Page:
I am a permaculture enthusiast seeking to start a small tiny home community on a model permaculture farm in the PNW region. The community would be set up as tiny home plots around a central hub. I aim provide an attractive environment and community for tiny home folks, who already have their own mobile tiny home. I am trying to gauge interest in the types of community amenities that tiny home owners (or future owners) desire. Here is my list of items that I have so far:
-hot tub or pond -workshop/tool library
-store w/ produce and sundries (honor system)
-fenced dog park
What else would you like to have offered? Which items are the most valuable? Least valuable? How much would you pay/month for each specific item? (This is to gauge value and prioritize, quantitatively) What is the maximum you would pay/month (as rent) to park your tiny home on a nice property with utility hookups?
Thanks!! I'd love to hear your responses!
Please feel free to PM me if you would like more info or if you'd just like to talk!
I would want a certified commercial kitchen, so as to boost income making opertunities,and food preservation.
A bunk house would allow visitors of all kinds.
A walk in cooler, Coolbot style, agin for income opportunities and food preservation.
A material barn. A place for building material to wait to be reused.
Communal rocket stove fired low mass bread oven.
I personally would prefer a swimming pond to a hot tub.
A windmill,hydropower,solar power panels and/ or battery bank. Something like this, a hyper local utility.
Pickup truck and or trailer.
Outdoor theater for comunity meetings, movies, plays presentations, etc.
A diverse community food forest. [Unless each tiny house has a plentiful parcel of land attached to it. Bare minimum half an acre preferably an acre.]
I will confess this is from someone who dreams of huge land and a personal farm, but likes the idea of a tiny house and is trying to envision life in a tiny home community, rather than someone looking to live in one.
William: Great additions, and I agree that a pond would be more ecologically aligned. On the same token, I am thinking of a root cellar, instead of coolbot. Also, a certified kitchen is definitely an interesting idea. I will have to look more into that, as it may be much more expensive and necessitate strict rules!
Kyrt: This community will ideally be built in proximity to a productive food forest, as one of my main goals is to design a small model permaculture farm I would also like to allow tiny homes to have their own tiny plots if they wish! I hope to at least have 10 acres.
How much would you be willing to spend to live in this (idealized) environment? I've seen other tiny home communities charge from $200-600/mo.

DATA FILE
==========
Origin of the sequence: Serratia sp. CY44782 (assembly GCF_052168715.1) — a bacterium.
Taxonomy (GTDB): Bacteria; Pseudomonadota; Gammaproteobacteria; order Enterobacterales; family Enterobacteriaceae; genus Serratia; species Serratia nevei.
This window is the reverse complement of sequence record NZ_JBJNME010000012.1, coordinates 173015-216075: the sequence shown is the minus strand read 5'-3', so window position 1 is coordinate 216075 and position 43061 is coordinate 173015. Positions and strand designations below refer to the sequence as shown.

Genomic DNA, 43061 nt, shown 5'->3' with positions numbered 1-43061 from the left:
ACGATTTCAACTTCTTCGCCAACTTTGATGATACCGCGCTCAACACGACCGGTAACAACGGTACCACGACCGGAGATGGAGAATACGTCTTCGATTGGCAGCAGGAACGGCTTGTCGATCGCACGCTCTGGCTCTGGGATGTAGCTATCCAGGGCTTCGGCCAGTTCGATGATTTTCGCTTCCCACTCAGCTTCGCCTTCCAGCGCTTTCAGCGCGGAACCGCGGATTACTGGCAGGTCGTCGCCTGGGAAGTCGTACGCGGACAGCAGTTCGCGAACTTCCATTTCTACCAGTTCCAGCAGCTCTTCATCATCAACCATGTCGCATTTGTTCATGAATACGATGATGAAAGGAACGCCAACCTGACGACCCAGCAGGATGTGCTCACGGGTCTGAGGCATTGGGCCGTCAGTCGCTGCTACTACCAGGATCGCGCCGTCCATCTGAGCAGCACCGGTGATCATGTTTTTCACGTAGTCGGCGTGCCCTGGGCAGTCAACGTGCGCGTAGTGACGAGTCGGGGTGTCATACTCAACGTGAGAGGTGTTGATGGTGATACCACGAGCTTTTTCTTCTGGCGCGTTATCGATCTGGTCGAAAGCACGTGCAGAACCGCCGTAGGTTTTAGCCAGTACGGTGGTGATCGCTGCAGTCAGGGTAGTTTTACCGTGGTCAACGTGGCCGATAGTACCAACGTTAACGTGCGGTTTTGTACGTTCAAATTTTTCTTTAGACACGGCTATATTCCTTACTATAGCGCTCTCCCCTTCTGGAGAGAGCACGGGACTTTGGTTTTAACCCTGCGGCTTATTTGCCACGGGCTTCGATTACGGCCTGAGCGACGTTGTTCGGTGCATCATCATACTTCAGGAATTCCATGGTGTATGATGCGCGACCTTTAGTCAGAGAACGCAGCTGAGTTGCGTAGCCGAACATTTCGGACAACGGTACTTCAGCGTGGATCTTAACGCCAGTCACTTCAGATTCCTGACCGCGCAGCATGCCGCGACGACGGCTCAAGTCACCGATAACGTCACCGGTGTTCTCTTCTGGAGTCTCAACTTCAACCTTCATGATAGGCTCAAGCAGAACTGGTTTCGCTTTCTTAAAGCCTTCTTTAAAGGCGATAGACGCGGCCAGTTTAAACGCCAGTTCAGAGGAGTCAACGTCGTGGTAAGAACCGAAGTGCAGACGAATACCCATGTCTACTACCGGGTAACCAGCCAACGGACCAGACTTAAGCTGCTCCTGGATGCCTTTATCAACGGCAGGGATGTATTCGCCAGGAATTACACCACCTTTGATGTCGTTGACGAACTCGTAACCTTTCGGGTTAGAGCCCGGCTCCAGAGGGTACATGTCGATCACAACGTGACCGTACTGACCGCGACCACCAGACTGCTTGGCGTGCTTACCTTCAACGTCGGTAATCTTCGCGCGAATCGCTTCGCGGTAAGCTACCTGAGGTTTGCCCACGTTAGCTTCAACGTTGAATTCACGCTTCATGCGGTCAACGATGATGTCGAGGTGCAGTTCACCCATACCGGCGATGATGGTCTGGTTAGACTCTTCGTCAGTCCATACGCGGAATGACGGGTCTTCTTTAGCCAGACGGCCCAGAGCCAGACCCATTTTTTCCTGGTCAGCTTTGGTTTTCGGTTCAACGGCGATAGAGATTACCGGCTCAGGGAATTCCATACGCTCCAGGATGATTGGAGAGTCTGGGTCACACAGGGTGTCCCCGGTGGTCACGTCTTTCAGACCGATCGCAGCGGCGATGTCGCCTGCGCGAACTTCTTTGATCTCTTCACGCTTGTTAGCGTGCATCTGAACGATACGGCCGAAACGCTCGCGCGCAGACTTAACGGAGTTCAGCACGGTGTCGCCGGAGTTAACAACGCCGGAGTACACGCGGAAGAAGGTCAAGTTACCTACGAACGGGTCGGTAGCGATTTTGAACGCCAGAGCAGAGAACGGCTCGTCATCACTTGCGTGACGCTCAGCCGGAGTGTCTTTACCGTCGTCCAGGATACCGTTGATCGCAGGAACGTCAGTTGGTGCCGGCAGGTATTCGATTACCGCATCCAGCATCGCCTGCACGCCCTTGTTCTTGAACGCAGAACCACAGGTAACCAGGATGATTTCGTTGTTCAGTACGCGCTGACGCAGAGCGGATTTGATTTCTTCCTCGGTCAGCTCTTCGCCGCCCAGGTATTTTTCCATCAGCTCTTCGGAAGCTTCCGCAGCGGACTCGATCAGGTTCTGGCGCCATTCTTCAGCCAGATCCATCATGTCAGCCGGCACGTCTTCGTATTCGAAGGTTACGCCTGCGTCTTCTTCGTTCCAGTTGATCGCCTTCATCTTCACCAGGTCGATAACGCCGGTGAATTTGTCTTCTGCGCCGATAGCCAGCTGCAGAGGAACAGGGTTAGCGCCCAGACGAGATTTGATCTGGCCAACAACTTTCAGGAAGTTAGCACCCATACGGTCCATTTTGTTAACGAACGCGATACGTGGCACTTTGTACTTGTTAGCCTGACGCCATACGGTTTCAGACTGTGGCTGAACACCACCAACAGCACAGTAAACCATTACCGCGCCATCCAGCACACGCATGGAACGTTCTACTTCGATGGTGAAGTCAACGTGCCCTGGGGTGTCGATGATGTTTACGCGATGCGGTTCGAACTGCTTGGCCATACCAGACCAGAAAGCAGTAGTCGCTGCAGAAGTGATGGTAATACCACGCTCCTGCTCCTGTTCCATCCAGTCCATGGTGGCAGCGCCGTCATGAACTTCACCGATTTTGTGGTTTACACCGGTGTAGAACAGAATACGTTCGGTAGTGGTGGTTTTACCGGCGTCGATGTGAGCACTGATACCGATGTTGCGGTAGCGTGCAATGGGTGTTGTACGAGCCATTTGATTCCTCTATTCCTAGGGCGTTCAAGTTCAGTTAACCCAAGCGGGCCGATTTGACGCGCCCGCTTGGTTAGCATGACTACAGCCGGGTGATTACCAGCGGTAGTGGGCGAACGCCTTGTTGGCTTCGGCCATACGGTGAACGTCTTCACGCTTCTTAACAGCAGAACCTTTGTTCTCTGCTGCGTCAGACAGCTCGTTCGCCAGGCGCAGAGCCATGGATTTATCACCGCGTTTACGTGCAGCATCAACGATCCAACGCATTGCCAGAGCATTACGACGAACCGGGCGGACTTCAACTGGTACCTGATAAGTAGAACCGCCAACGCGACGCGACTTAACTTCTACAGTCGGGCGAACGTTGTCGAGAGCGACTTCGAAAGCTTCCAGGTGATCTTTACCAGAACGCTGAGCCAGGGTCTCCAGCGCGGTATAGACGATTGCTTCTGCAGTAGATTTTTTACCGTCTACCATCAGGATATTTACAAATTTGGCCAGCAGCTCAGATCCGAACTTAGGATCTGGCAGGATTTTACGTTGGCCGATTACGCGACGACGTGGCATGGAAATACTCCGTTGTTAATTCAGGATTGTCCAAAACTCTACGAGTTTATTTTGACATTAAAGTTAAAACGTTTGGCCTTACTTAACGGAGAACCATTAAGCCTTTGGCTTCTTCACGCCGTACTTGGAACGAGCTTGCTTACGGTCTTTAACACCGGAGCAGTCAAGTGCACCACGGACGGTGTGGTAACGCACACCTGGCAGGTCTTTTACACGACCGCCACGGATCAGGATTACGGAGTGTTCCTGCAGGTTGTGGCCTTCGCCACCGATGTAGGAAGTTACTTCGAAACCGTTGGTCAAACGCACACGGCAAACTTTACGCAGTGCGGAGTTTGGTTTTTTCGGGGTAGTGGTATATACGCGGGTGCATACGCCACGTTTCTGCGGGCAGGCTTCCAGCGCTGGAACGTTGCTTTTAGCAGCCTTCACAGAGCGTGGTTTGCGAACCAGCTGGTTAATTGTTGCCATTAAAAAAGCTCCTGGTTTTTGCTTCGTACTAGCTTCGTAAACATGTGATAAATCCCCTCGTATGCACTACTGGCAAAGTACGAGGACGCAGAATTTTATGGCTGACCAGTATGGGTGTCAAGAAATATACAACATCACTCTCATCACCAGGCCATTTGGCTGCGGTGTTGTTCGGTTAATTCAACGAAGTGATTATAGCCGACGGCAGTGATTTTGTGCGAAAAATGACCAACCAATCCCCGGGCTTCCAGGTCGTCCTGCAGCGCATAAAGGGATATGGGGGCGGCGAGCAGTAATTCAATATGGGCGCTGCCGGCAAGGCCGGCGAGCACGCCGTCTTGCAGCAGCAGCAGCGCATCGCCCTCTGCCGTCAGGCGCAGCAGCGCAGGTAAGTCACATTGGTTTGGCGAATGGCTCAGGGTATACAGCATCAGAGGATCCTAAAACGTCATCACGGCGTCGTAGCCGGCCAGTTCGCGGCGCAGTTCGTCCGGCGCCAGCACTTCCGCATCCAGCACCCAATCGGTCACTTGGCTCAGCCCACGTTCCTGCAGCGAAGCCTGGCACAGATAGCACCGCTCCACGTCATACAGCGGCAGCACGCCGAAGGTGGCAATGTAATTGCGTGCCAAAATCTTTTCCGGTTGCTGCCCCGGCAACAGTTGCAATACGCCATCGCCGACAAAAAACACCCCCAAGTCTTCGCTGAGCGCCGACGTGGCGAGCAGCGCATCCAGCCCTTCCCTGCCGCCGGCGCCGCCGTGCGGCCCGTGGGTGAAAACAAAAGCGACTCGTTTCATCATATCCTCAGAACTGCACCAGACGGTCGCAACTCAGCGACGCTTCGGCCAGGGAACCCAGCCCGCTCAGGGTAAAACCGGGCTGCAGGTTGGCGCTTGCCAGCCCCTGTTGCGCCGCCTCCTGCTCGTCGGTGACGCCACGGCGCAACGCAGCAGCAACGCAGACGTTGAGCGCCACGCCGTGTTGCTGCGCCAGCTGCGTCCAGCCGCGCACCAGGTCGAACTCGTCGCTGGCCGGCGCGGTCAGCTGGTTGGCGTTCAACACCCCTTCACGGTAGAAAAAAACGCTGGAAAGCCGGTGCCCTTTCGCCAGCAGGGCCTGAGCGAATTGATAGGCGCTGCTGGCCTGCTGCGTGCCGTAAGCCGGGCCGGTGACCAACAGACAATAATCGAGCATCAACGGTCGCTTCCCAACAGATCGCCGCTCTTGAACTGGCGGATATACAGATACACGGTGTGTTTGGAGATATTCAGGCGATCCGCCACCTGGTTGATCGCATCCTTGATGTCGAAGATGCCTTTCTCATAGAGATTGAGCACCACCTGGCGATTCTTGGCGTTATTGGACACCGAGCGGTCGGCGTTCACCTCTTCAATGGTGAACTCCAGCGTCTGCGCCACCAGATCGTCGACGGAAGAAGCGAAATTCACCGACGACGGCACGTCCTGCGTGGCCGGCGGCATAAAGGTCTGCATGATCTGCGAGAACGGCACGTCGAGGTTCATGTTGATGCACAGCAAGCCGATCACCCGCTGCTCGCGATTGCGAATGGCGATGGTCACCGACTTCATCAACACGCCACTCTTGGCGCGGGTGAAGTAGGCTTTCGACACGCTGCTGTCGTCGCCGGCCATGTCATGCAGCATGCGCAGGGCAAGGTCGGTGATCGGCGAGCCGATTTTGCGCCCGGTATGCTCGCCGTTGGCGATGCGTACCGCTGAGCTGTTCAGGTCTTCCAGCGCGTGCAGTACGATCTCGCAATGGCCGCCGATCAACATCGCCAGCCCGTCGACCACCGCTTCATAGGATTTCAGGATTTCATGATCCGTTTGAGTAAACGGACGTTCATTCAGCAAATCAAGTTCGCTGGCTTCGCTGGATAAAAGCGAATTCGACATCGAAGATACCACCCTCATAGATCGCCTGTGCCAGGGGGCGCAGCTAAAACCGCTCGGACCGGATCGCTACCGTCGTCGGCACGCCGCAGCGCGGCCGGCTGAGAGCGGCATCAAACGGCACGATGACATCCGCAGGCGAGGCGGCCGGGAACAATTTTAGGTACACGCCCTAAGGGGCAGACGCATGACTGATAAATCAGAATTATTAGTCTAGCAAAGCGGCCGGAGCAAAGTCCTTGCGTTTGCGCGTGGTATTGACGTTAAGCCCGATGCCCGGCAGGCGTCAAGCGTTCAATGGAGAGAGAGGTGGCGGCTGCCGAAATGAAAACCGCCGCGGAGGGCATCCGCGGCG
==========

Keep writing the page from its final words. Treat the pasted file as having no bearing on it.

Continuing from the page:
Location: Graham, Washington [Zone 7b, 47.041 Latitude] 41inches average annual rainfall, cool summer drought
If this were a purpose built community and not just designed for temporary stays then I would really want to see someone make 1 or 2 trailers and all of the houses able to slide on and off said trailer to be attached to permanent foundations. I think it is a bit extreme when people buy expensive trailers and have no intention of moving around in their house or a vehicle to do such. I have no problem with people who want to travel, but a lot of people do this to skirt around local laws and I wish this wasn't necessary.
The 2 towns I have come across that are willing to legalize tiny homes want homes attached to a foundation for tax purposes, and the added expense of buying a trailer to use it one time seems counterproductive. I wish all the money spent on these trailers was used to lobby the government into accepting the tiny house movement. This would go double for a community, as I am fairly certain the cost of 25+ new trailers is enough to get the attention of politicians at the state level.
Multiple cooking areas would be on top of my list. Having rocket mass heaters and plenty of wood fired stoves and ovens on top of other kitchen tools and preparation areas seems to go hand in hand with food growing spaces and a community. Both large shared areas and some smaller spaces out of the way for private functions would likely be appreciated by people.
A central utility station with electricity, water, internet, firewood, and any other shared resources would be a great idea. It would be nice if it was located near the community kitchen area. People could charge phones and laptops, grab water for drinking and cooking, grab firewood to cook with, and kick back after a meal and go online or perhaps look up recipes before cooking. All of this without having to make a dozen trips back to their tiny house. It would require people to be in charge of replenishing firewood supplies and I can easily see some less than careful people causing issues with the power and water, but if done right it could create a community hub built around mostly renewable resources.